On 5 August 1945, during preparation for the first atomic mission, pilot Colonel Paul Tibbets who assumed command of the aircraft, named the B-29 aircraft after his mother, Enola Gay Tibbets (1893–1983), who had been named for the heroine of a novel ([N 3]). According to Gordon Thomas and Max Morgan-Witts,[9] regularly assigned aircraft commander Robert Lewis was unhappy to be displaced by Tibbets for this important mission, and became furious when he arrived at the aircraft on the morning of 6 August to see it painted with the now famous nose art.[10] Tibbets himself, interviewed on Tinian later that day by war correspondents, confessed that he was a bit embarrassed at having attached his mother's name to such a fateful mission.[11]
The Hiroshima mission was described by Gordon Thomas and Max Morgan Witts in their book, Enola Gay as tactically flawless. Enola Gay returned safely to its base on Tinian to great fanfare. The Enola Gay was accompanied by two other B-29s, Necessary Evil which was used to carry scientific observers, and as a camera plane to photograph the explosion and effects of the bomb and The Great Artiste instrumented for blast measurement.[12]
The first atomic bombing was followed three days later by another B-29 (Bockscar)[13] (piloted by Major Charles W. Sweeney) which dropped a second nuclear weapon, "Fat Man", on Nagasaki. In contrast to the Hiroshima mission, the Nagasaki mission has been described as tactically botched, although the mission did meet its objectives. The crew encountered a number of problems in execution, and Bockscar had very little fuel by the time it landed on Okinawa.[14] On that mission, Enola Gay, flown by Crew B-10 (Capt. George Marquardt, aircraft commander, see Necessary Evil for crew details), was the weather reconnaissance aircraft for Kokura.

Enola Gay's crew on 6 August 1945, consisted of 12 men.[15] Only three, Tibbetts, Ferebee, and Parsons, knew the purpose of the mission. Despite being veterans of many bombing raids, the gigantic explosion caused several crewmen to shout in horror and amazement "My God!"[16]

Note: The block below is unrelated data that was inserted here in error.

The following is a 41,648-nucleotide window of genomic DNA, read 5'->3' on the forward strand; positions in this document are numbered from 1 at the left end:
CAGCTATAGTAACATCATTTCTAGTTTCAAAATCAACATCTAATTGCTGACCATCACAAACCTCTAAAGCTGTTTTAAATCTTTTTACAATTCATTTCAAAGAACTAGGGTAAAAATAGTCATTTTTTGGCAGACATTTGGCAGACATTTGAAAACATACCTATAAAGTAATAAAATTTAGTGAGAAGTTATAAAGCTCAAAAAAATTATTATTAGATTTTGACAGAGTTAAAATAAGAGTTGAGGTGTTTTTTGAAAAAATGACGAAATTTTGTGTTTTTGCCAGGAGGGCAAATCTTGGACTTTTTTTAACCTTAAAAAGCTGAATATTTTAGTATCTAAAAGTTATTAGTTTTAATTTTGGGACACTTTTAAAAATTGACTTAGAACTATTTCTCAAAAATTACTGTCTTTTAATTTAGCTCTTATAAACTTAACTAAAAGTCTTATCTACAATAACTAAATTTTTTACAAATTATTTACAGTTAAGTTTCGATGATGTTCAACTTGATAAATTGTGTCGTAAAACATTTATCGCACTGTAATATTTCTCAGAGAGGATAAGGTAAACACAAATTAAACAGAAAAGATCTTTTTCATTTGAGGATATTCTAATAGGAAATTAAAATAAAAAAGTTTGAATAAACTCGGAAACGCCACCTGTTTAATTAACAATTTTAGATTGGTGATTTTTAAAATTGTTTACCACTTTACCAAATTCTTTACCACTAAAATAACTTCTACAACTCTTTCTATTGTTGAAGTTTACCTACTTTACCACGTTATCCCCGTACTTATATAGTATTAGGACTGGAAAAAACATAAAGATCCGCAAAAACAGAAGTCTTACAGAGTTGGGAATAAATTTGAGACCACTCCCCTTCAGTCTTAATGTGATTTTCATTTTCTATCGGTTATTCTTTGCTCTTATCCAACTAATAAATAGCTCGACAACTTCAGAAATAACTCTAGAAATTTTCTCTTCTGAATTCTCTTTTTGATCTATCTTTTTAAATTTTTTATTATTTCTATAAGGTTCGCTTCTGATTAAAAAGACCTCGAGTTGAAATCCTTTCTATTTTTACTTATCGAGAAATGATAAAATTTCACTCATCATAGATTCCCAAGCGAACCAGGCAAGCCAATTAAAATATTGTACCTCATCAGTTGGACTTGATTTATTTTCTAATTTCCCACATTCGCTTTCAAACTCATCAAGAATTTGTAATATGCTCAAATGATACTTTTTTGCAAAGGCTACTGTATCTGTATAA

(Asterisks denote regular crewmen of the Enola Gay.)
Colonel Paul W. Tibbets, Jr. (1915–2007) – Pilot and Aircraft commander
Captain Robert A. Lewis (1917–1983) – Co-pilot; Enola Gay's assigned aircraft commander*
Major Thomas Ferebee (1918–2000) – Bombardier; replaced regular crewman Donald Orrphin.
Captain Theodore "Dutch" Van Kirk (1921–) – Navigator[N 4]
U.S. Navy Captain William S. "Deak" Parsons (1901–1953) – Weaponeer and bomb commander.
Lieutenant Jacob Beser (1921–1992) – Radar countermeasures (also the only man to fly on both of the nuclear bombing aircraft)
Second Lieutenant Morris R. Jeppson (1922–2010) – Assistant weaponeer
Technical Sergeant George R. "Bob" Caron (1919–1995) – Tail gunner*
Technical Sergeant Wyatt E. Duzenbury (1913–1992) – Flight engineer*
Sergeant Joe S. Stiborik (1914–1984) – Radar operator*
Sergeant Robert H. Shumard (1920–1967) – Assistant flight engineer*
Private First Class Richard H. Nelson (1925–2003) – VHF radio operator*



B-29, "BOCKSCAR", 44-27297. Dropped "FAT MAN", 9 August 1945, on Nagasaki




Silverplate B-29, "LAGGIN' DRAGON", Serial No. 44-86347, Victor No. 95



Laggin' Dragon was the name of a B-29 Superfortress (B-29 serial 44-86347-50-MO, Victor number 95) configured to carry the atomic bomb in World War II.

Laggin' Dragon was the last of the fifteen Silverplate B-29s delivered to the 509th Composite Group for use in the atomic bomb operation. Built at the Glenn L. Martin Aircraft plant at Omaha, Nebraska, it was accepted by the USAAF on June 15, 1945, after most of the 509th CG had already left Wendover Army Air Field, Utah, for North Field, Tinian. Assigned to the 393d Bomb Squadron, Crew A-2 (Capt. Edward M. Costello, Aircraft Commander) flew it to Wendover in early July and briefly used in training and practice bombing missions.
On July 27, 1945, Costello and his crew flew the airplane from Wendover to Kirtland Army Air Field, Albuquerque, New Mexico, accompanied by another 509th B-29 and one from the Manhattan Project test unit at Wendover (216th AAF Base Unit). There each loaded one of three Fat Man atomic bomb assemblies (without the plutonium core, which had left the day before by courier on one of the 509th CG's C-54 Skymaster transports) in its bomb bay for conveyance to Tinian.
The three bombers flew to Mather Army Air Field, California, on July 28, and took off for Hawaii on July 29. During takeoff from Mather, a panel door on Laggin' Dragon enclosing the life raft compartment opened and ejected the raft, which wrapped around the empennage and impeded the B-29's elevators. The aircraft struggled to stay aloft but the pilots managed to return safely to Mather. After removing and replacing some major tail assemblies, Laggin' Dragon and its cargo continued to Hawaii, finally reaching Tinian on August 2.